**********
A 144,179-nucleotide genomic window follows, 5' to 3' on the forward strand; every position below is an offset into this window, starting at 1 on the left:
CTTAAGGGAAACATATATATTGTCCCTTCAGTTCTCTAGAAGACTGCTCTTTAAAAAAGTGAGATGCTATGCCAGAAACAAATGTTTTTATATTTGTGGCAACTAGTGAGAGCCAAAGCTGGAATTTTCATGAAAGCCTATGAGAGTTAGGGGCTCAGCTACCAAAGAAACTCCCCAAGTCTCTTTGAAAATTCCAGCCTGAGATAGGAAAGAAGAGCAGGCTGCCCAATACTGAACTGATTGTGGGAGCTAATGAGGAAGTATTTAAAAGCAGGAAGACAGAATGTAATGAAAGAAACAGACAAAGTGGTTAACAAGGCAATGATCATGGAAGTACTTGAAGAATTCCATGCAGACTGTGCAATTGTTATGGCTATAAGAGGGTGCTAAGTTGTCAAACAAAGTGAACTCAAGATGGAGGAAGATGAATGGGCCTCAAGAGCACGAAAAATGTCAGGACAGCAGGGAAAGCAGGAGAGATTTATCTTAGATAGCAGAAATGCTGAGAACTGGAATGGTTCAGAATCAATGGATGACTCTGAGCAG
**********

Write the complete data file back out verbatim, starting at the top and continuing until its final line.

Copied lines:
A 144,179-nucleotide genomic window follows, 5' to 3' on the forward strand; every position below is an offset into this window, starting at 1 on the left:
CTTAAGGGAAACATATATATTGTCCCTTCAGTTCTCTAGAAGACTGCTCTTTAAAAAAGTGAGATGCTATGCCAGAAACAAATGTTTTTATATTTGTGGCAACTAGTGAGAGCCAAAGCTGGAATTTTCATGAAAGCCTATGAGAGTTAGGGGCTCAGCTACCAAAGAAACTCCCCAAGTCTCTTTGAAAATTCCAGCCTGAGATAGGAAAGAAGAGCAGGCTGCCCAATACTGAACTGATTGTGGGAGCTAATGAGGAAGTATTTAAAAGCAGGAAGACAGAATGTAATGAAAGAAACAGACAAAGTGGTTAACAAGGCAATGATCATGGAAGTACTTGAAGAATTCCATGCAGACTGTGCAATTGTTATGGCTATAAGAGGGTGCTAAGTTGTCAAACAAAGTGAACTCAAGATGGAGGAAGATGAATGGGCCTCAAGAGCACGAAAAATGTCAGGACAGCAGGGAAAGCAGGAGAGATTTATCTTAGATAGCAGAAATGCTGAGAACTGGAATGGTTCAGAATCAATGGATGACTCTGAGCAG